If nothing else, allowing Nokia to use a version of Android that's under Nokia/Microsoft's control lets Microsoft buy time.

  • by Sockatume (732728) on Thursday February 13, 2014 @11:50AM (#46238353)

    As an S60 fan from their glory days, this is a traditional Nokia mistake. You'd be amazed at the incredible products Nokia has managed to render obsolete or irrelevant by competition between different business units.

  • Re:Hey Nokia.... (Score:4, Interesting)

    by Type44Q (1233630) on Thursday February 13, 2014 @12:05PM (#46238505)

    Want it faster?? contact the Android hackers and tell them how to unlock the bootloader and give them full details on the hardware

    Easier said than done? Seriously, with the amount of 3rd-party IP you're likely talking about, six to twelve months sounds more like it...

  • by Lisias (447563) on Thursday February 13, 2014 @12:28PM (#46238745) Homepage Journal

    They had a rough go with Qt/Maemo, then they changed course, to a dead end street.

    I have a hilarious history from the time I used to work to a Nokia partner. :-)

    Nokia had given us a free QT for Mobile workshop for our team. We attended the workshop, and we enjoyed it very much.

    However, roughly one year later, someone on Nokia had called us bitterly complaining why in hell our shop didn't released any APP using QT yet.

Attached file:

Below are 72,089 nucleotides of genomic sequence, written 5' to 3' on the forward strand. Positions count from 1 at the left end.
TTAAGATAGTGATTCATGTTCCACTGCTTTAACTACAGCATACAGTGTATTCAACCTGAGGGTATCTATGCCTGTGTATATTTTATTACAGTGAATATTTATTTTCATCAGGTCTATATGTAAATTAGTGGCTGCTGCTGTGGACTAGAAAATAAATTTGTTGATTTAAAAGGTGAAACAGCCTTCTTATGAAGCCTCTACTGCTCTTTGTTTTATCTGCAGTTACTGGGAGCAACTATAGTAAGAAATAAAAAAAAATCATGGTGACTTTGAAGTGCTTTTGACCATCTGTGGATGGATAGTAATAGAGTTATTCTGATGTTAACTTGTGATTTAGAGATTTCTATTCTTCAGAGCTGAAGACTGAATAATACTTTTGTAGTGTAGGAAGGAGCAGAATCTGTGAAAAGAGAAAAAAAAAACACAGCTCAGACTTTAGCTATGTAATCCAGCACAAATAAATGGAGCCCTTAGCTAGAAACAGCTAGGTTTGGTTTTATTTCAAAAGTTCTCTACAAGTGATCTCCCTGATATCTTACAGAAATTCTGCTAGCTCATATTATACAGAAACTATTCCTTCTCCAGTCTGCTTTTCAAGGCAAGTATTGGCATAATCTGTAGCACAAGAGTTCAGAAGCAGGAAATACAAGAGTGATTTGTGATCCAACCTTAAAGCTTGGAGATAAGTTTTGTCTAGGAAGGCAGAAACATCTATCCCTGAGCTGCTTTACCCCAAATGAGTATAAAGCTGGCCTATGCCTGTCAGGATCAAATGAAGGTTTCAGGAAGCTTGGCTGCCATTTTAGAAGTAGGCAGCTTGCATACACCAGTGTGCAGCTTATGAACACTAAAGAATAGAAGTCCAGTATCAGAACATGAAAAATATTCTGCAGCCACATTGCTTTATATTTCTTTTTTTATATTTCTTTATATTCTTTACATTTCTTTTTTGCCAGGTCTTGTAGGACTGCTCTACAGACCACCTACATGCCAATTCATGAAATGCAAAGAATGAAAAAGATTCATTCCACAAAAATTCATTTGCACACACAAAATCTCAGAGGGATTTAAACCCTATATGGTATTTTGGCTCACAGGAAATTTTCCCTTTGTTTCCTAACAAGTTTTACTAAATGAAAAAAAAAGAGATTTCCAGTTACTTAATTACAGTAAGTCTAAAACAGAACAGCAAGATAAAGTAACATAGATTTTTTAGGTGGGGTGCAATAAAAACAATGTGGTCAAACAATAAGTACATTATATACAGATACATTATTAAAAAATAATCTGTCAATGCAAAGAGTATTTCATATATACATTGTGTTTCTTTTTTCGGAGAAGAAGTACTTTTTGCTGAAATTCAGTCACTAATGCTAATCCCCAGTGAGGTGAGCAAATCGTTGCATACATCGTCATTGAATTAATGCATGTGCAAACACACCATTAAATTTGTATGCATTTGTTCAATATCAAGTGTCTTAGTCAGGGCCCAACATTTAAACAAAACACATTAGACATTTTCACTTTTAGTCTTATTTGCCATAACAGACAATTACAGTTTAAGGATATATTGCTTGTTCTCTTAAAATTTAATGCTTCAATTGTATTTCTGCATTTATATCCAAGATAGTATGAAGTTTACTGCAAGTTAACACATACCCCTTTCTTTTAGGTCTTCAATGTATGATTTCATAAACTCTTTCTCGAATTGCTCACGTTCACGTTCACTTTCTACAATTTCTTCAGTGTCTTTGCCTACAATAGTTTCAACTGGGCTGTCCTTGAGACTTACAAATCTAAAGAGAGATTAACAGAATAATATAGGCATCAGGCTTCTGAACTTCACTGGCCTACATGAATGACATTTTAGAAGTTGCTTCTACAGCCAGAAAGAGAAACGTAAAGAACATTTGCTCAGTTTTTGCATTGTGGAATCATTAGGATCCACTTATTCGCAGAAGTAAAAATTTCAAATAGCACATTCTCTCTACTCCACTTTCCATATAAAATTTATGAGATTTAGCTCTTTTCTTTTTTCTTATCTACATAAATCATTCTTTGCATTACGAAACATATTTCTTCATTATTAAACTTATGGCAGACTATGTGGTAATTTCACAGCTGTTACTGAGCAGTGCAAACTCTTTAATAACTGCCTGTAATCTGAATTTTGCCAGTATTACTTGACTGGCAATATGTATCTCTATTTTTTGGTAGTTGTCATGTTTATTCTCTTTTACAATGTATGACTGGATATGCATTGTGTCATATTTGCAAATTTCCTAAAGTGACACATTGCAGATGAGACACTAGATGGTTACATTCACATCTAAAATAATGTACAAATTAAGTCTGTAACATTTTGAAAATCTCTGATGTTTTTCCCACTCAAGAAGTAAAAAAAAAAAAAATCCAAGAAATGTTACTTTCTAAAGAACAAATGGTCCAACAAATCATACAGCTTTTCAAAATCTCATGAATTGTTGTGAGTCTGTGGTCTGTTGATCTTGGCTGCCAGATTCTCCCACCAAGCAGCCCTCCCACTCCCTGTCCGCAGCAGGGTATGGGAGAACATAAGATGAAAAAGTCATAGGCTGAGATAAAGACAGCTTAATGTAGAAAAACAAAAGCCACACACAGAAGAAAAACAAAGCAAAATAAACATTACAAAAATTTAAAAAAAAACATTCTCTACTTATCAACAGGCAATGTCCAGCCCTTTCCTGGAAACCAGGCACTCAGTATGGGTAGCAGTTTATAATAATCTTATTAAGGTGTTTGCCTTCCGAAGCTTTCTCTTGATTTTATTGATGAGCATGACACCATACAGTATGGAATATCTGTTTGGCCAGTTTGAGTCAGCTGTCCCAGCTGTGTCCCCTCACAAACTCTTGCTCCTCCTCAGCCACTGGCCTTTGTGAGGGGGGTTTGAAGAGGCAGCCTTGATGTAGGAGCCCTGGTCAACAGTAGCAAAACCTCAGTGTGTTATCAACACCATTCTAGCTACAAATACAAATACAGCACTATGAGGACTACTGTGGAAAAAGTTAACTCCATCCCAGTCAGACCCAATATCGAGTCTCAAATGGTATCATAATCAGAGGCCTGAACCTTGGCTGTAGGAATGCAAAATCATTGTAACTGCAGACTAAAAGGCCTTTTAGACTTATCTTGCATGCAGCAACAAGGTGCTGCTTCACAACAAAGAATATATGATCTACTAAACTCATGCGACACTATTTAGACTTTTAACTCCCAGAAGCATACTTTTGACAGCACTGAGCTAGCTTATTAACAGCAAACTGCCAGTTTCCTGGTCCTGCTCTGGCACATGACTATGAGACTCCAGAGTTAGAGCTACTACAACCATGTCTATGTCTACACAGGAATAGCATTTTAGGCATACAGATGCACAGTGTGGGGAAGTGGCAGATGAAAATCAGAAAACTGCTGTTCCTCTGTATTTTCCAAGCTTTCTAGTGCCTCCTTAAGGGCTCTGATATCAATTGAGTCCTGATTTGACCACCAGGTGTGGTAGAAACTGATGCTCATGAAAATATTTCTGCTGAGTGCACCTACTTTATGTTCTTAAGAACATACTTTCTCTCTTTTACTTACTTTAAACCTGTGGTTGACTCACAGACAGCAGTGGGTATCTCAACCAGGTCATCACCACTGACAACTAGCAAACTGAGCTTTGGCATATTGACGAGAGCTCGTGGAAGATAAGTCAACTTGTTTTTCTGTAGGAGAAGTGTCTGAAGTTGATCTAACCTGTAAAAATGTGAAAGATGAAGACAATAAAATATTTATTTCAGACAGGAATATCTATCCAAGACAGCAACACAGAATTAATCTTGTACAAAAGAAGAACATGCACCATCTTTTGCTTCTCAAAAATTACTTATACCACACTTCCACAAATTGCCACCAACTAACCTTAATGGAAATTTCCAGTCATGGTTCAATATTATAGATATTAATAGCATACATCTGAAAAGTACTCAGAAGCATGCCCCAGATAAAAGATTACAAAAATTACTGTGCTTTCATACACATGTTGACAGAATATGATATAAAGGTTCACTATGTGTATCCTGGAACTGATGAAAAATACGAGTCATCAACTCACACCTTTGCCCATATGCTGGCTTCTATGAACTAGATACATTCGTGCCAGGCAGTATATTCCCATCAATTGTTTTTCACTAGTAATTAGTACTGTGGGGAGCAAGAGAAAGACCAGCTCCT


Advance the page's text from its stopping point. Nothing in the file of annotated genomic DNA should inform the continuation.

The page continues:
Our answer? "Because YOU had hired us to develop APPs for you, and YOU had NOT asked for it!"

    The funny thing is that in that year, we were called to develop APPs (or prototypes) on J2ME, Symbian, Android, iOS and even BADA (serious! I made a APP for BADA!! Honest!). But nobody on Nokia had asked us for anything using QT.

    Go figure it out - I couldn't.

  • by TheRaven64 (641858) on Thursday February 13, 2014 @01:45PM (#46239359) Journal

    From what I've heard from ex-Nokia people, it wasn't just senior management that lacked direction. They had internal teams all developing complete stacks in isolation and competing for resources. Elop wasn't completely wrong: making them all focus on a single platform was probably the only thing that could have saved Nokia, and Windows Phone wasn't a completely ludicrous choice, as they did want something to differentiate themselves from the competition and there weren't any other significant Windows Phone vendors to compete with.

    Pushing ahead with Linux + Qt might have worked, but only if they'd fired about 90% of middle management and reorganised the teams. Even then, there would likely have been a lot of resentment from the various teams that had their work discarded in favour of another's. Remember that Nokia didn't have a Linux + Qt platform, they had several, all with mutually incompatible frameworks built atop Qt, none of which was compellingly better than the others.

    It's a shame that the Qt on EKA2 project was killed. The EKA2 kernel was a much better fit for mobile devices than Linux (it still amazes me after all of Google's investment how few of its features Android has), and Qt would have given them the base of a modern development environment that would have competed well with other platforms.